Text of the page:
Psychologists talk about different types of empathy, often comparing cognitive empathy, where you can intellectually understand another’s mental state, and emotional empathy – where you ‘catch’ another’s feelings and feel them within yourself. Empathy is obviously a key attribute for writers, but which kind? Do you think you work with a mixture of both or more one than the other? When would one come into play, and when the other? Do you direct this process?
Yes, both are important. I’ve actually talked a little about this before in an interview I did with Joan Fleming just after WORK came out. That collection is six narrative poems where I inhabit different people. The poems that are more successful are where I could ‘catch’ the character’s feelings – for instance the first poem ‘Addis Ababa’ which is about an Ethiopian man moving to Wellington after his wife dies. He experiences being ostracised and threatened, grief and also new friendships. Although this character’s circumstances are different to mine, I have experienced similar feelings, so I could feel them while I wrote.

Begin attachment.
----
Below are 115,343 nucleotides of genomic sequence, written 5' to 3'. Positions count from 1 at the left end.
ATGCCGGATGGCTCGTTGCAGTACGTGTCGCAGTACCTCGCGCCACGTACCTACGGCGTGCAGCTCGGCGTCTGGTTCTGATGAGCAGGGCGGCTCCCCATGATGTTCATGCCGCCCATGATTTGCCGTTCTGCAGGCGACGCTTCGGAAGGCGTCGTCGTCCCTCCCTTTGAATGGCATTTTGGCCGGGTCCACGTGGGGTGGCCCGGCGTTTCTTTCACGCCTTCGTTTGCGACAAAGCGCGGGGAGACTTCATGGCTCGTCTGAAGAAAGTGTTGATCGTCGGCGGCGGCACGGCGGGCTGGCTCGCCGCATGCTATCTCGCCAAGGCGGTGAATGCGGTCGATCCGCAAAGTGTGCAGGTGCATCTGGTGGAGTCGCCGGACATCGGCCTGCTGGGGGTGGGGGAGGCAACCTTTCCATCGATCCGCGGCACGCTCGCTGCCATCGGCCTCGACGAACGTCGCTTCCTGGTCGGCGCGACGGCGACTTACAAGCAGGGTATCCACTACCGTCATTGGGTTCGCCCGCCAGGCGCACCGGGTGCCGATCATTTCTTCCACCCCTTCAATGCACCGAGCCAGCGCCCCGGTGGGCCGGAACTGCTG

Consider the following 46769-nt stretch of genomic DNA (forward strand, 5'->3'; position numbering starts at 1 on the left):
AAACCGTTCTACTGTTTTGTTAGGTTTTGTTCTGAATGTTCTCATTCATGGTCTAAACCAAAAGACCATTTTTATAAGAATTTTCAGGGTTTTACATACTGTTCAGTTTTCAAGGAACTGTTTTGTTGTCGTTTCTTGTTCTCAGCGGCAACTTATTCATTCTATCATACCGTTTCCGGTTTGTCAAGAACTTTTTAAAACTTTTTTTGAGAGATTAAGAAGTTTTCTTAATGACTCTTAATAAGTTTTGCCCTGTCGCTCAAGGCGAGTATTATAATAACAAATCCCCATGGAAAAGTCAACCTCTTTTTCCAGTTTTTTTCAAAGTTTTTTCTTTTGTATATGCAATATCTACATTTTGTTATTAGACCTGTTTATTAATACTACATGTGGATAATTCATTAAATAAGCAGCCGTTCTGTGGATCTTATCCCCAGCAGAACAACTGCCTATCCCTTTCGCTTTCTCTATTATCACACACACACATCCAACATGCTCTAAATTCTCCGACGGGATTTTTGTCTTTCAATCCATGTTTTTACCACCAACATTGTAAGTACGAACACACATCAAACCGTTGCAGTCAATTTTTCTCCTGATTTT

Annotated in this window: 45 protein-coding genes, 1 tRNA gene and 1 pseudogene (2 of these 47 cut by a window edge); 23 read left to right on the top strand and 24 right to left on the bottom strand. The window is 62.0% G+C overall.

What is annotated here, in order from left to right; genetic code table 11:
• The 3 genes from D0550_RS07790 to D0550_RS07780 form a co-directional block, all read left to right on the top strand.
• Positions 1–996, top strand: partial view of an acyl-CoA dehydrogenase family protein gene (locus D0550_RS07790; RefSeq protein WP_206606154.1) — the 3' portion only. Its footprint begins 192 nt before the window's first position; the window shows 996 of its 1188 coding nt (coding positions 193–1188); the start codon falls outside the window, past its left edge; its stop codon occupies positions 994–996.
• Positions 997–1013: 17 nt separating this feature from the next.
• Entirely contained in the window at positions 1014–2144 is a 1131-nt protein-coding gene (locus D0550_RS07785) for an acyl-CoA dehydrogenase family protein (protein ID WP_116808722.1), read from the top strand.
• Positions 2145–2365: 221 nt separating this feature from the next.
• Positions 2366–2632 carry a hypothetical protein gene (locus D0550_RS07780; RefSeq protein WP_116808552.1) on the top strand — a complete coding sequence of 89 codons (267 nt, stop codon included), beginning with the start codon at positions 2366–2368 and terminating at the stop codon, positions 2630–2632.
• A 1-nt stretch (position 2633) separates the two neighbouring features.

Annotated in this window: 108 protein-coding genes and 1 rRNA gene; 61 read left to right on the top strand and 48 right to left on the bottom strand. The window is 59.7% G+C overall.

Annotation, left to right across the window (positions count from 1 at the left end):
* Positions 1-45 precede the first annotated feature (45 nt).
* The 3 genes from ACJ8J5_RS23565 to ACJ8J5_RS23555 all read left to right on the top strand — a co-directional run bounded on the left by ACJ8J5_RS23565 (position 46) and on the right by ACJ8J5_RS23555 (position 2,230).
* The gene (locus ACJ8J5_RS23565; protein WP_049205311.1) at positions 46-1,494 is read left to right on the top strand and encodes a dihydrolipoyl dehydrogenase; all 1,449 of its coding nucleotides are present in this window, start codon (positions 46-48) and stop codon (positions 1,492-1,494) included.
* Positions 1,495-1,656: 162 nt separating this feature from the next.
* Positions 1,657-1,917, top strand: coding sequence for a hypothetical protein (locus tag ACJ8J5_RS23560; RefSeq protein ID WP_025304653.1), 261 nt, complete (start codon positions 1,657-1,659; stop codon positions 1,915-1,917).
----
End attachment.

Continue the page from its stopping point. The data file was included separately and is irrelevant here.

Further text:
To give another example from that collection, ‘The Woman Who Married a Bear’ is about a woman coming to terms with her asexuality and what it means for her identity as a woman. I found that much harder to write, and while I love parts of this poem, it was less successful. I think this is because I have never, past puberty, experienced an absence of sexual desire. There is value in trying to write these poems in terms of developing my craft but I think they are probably less enjoyable for a reader.
Have there been any characters or people in any of your works (published or in progress) who you’ve struggled to find a point of empathy with? How did it play out?
I’ll answer this by answering part of the question beforehand, which is do I direct the process? I definitely do, and if I can’t find a point of empathy with a character I won’t write them. There are some ways of being in the world that are inaccessible to me, or inaccessible enough that I feel I cannot do them justice. There is actually a lot of new research on emotion that shows emotions aren’t universal – that they change by culture. For me, it’s important to recognise when I can’t step into another’s shoes and to not appropriate and misrepresent cultural experiences that are truly outside my own.